The market managed a flat close with a positive bias on Monday on support from the European markets in late trade. Select buying towards the end of trade enabled the market extend its gains on Tuesday. Optimism that Greece would stand by its austerity measures and strong institutional support saw the market closing 1% higher on Wednesday.
The market, which opened in the red on selling pressure and weak global cues, saw a good recovery in post-noon trade. But the upmove lacked strength leading to flat close with a negative bias on Thursday. Positive cues from the global markets helped the benchmarks close in the green on Friday.
In the sectoral space, the BSE Realty index jumped 10% and BSE Power surged 9%, whereas BSE Oil and Gas (down 1%) was the sole loser.
BHEL (up 17%), State Bank of India (up 11%), DLF (up10%), Mahindra & Mahindra (up 8%) and Larsen & Toubro (up 7%) were the Sensex topper in the week. Cipla (down 8%), Reliance Industries (down 3%); Coal India (down 2%), GAIL India and Hindalco Industries (down 1% each) settled lower in the list.
The Nifty was led by Reliance Power (up 20%), BHEL (up 16%), Axis Bank (up 14%), SBI and Reliance Communications (up 11% each). The top losers on the index were Cipla (down 8%), RIL (down 3%), Coal India (down 2%), SAIL and GAIL India (down 1% each).
Cheaper food items pulled the headline inflation to an over two-year low of 6.55% in January, the lowest since December 2009. However, finance minister Pranab Mukherjee said that the rate of price rise was still not at an acceptable level and should fall further.
As per the data, food inflation was (-) 0.52% in January against 0.74% in December. Food inflation fell into the negative zone on account of cheaper vegetables, like potato and onion whose prices fell by 23.15% and 75.57%, respectively, on annual basis.
Meanwhile, RBI governor D Subbarao on Friday said, “The inflation and interest rate cycles have peaked and have to come down and for that the RBI will look at events like the Budget (2012-13), international crude oil prices and other variable factors to calibrate its policies.”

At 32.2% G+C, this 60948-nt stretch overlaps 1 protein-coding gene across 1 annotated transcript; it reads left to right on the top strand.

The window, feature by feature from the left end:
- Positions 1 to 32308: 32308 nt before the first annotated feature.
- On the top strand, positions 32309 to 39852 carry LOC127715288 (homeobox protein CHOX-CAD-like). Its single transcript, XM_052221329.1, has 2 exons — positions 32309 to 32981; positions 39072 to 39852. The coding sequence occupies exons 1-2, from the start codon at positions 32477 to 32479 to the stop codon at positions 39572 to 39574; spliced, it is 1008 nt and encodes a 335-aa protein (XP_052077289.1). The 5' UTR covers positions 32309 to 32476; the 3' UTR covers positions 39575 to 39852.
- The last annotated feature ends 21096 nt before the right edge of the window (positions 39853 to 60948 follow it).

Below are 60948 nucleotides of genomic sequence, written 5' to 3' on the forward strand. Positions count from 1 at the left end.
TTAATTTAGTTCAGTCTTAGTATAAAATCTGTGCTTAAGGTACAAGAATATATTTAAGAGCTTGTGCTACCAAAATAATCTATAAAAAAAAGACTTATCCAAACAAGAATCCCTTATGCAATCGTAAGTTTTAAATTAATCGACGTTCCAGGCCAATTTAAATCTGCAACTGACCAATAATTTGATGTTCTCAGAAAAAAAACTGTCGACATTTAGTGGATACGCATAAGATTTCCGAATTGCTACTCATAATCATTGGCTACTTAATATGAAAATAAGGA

In corporate news, the Centre on Friday moved the Supreme Court seeking a review of its verdict holding that the Indian Income Tax Department does not have jurisdiction to levy Rs11,000 crore as tax on the overseas deal between Vodafone International Holdings and Hutchison Group. The apex court held that Vodafone’s transaction with Hong Kong-based Hutchison Group was a ‘bonafide’ FDI which fell outside the tax jurisdiction of the Indian authorities.
On the global front, European finance ministers are set to decide by Monday night on whether to extend a fresh bailout to Greece—another whopping 130 billion euros ($170 billion). But the policymakers are in a tight spot. Due to Greece’s deteriorating financial situation, if this previously-designed deal is allowed to stand, Greece’s debt-to-GDP ratio will still remain above 120% by the year 2020. Will they look the other way and just give the money?
The US Consumer Price Index rose 0.2% in January, below analysts’ expectations for a 0.3% increase. The rise was attributed to higher prices of gasoline, renewing concerns that high energy costs would impact the recovery.
While investors are concerned about the European debt crisis and its possible impact on the Asian economy, economists opine that emerging markets face a greater risk from rising oil prices than from Greece’s rising woes.